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a magic, a turf battle in washington. that is unheard of. this one arose between the committee and the secretary of the treasury, alexander hamilton . hamilton won that battle. the committee was disbanded. thereafter, hamilton himself drafted the bills and submitted them directly to the whole house of representatives by passing the entire committee system. congress would not reassert his authority, as it should have, until after six years when he vacated the office of secretary of treasury and the white house developed a new relationship with congress. the ways and means committee was then reestablished in 1795. as we know, that uneasy equilibrium between congress and its exercising of its constitutional powers to raise revenue and the executive brands exercising the authority to collect and disburse the money
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continues to this day. from 1795 to the 1860's, the committee was the center of power in the house. in addition to revenue, it had jurisdiction over appropriations and banking. the chairman was, in fact, the de facto leader of the house. the committee room was located right next to the house chamber where boggs'congressional women's reading room is now located. now, i don't wish to single out any former chairman, but let's face it, some modern era chairman have been noted for some of their idiosyncrasies. but not come closer to an early chairman, john randolph, of virginia, who took the house floor in his attire of riding b oots and accompanied by his hunting dogs. it was not clear whether the
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dogs were trained to hunt down members of congress or scare of the opposition. in 1865, their responsibilities were taken over by new committees. of course, there was objection by the then current chairman of the ways and means committee. he claimed taxes and spending to be controlled by the same committee, quote, in order that they make me -- both ends meet. end quote. from tariffs to taxes, from raising revenue to reducing deficits trade and social security is, under public compensation, disability insurance, and providing the funding for our nation's highways and infrastructure are some of the issues now facing the committee. as ron said, distinguished leaders have served on this committee and gone on to higher positions.
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bush 41 and seven others were not to become president. eight members became vice president. 21 became speakers of the house. and four served as justices on the supreme court. perhaps this will continue. today, without question, the ways and means committee is one of the most powerful committees in the house and serving on the committee is indeed a prestigious assignment. please join me and rise, to toast this committee. here's to the house ways and means committee for safeguarding the constitutional requirement that all bills for raising revenue shall originate in the house of representatives, the chamber closest to the people. for confronting complex financial, economic, and international trade issues affecting our nation and the world. for addressing with compassion the challenges facing older americans, the disabled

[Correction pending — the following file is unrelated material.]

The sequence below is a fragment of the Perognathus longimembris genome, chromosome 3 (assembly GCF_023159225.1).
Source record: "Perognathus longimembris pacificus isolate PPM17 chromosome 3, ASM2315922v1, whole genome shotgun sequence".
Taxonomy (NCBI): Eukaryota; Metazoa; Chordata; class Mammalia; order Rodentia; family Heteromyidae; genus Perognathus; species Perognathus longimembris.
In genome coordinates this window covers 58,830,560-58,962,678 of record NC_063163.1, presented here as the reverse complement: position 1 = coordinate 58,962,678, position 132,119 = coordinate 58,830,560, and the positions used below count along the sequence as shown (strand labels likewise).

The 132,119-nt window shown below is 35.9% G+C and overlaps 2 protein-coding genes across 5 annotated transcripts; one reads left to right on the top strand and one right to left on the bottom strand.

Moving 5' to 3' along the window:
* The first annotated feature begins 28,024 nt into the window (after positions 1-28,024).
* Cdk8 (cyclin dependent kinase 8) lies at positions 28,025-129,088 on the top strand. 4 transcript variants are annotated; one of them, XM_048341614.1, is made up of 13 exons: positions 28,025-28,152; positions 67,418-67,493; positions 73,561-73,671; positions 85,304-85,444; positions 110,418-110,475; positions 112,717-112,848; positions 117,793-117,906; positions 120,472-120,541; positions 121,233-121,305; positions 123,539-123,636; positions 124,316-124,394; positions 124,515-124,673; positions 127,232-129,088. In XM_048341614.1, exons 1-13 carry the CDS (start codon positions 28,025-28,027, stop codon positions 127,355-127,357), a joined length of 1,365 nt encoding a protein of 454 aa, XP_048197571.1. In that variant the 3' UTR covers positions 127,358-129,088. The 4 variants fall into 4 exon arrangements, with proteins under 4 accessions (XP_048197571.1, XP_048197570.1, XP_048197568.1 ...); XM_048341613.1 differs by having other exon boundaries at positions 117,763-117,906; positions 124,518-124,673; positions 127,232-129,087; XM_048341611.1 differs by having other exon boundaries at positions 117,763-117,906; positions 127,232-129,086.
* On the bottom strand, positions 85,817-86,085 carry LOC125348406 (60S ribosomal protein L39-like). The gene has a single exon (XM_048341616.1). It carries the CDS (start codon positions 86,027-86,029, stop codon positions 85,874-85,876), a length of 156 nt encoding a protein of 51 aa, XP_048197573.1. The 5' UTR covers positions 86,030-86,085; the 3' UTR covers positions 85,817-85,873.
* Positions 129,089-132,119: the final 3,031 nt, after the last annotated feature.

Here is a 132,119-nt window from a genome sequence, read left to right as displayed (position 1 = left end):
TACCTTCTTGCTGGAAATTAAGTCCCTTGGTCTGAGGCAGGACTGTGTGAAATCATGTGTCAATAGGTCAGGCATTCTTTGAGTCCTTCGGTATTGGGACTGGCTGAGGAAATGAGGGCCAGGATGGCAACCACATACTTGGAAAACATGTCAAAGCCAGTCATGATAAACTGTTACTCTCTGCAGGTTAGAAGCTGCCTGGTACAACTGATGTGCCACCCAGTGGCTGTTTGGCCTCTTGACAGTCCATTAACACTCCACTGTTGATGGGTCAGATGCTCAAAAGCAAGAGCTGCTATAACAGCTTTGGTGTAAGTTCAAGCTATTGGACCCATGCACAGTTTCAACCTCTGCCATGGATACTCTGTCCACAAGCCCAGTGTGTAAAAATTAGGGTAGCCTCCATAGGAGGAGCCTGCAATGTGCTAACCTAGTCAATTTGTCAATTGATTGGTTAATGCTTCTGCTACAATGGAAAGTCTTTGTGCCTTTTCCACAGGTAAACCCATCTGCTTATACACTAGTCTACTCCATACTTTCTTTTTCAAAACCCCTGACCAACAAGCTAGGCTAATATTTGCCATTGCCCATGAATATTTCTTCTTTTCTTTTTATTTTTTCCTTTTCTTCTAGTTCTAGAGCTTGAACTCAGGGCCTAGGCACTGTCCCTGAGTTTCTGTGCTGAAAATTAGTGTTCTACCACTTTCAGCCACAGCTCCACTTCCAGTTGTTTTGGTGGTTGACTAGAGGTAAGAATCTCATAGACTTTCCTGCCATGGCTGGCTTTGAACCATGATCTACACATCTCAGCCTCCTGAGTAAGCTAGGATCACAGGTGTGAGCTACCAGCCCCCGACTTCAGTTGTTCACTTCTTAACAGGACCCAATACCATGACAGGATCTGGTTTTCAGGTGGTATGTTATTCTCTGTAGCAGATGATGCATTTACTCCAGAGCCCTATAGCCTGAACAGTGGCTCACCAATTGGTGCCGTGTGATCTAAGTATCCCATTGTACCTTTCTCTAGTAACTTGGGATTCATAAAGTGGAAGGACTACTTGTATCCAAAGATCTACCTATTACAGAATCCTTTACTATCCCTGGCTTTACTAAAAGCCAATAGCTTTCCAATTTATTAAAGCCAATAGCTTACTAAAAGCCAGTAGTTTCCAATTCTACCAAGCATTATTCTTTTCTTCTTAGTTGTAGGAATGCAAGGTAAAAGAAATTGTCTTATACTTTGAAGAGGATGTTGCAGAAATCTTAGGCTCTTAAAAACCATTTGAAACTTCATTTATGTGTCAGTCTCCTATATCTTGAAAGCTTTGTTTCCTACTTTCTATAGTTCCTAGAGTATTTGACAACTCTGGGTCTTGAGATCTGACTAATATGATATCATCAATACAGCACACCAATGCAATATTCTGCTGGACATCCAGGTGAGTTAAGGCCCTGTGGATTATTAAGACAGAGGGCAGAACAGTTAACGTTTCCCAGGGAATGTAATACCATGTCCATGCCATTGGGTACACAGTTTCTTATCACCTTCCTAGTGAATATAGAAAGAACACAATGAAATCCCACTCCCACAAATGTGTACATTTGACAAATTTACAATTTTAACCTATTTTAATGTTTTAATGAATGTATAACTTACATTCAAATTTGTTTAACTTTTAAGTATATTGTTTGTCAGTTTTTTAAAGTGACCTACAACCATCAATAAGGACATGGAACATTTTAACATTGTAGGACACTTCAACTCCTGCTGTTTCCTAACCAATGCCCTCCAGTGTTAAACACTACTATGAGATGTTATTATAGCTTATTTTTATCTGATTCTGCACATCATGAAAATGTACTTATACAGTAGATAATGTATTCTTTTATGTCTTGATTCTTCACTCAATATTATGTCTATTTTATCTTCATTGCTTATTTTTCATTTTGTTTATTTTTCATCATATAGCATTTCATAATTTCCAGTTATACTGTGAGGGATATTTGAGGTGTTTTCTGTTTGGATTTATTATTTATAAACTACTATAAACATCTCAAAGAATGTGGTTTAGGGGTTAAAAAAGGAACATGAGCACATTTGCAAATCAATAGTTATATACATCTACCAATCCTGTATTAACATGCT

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children, and those in the. -- in need. and finally, to the members for serving with extraordinary dedication and commitment. here, here. thank you, you may be seated. enjoy the dinner. >> [indistinct chatter] >> [indistinct chatter]
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>> ladies and gentlemen, we are going to begin our program. we are going to start the program. and one of the -- one of the special features of this dinner, of course, is this senate. the elegant newly refurbished committee hearing room. it is really very well done. thank you to the committee for opening this room and the library for us this evening. it is now my pleasure to introduce the chairman of the ways and means committee. congressman paul ryan represents the first district of wisconsin. he has been a member of congress since 1999. as a member, paul quickly gained respect for his expertise in the budget process. he was chairman of the budget committee before being elected chairman of ways and means committee. under his leadership, ways and means committee recently passed major trade legislation that was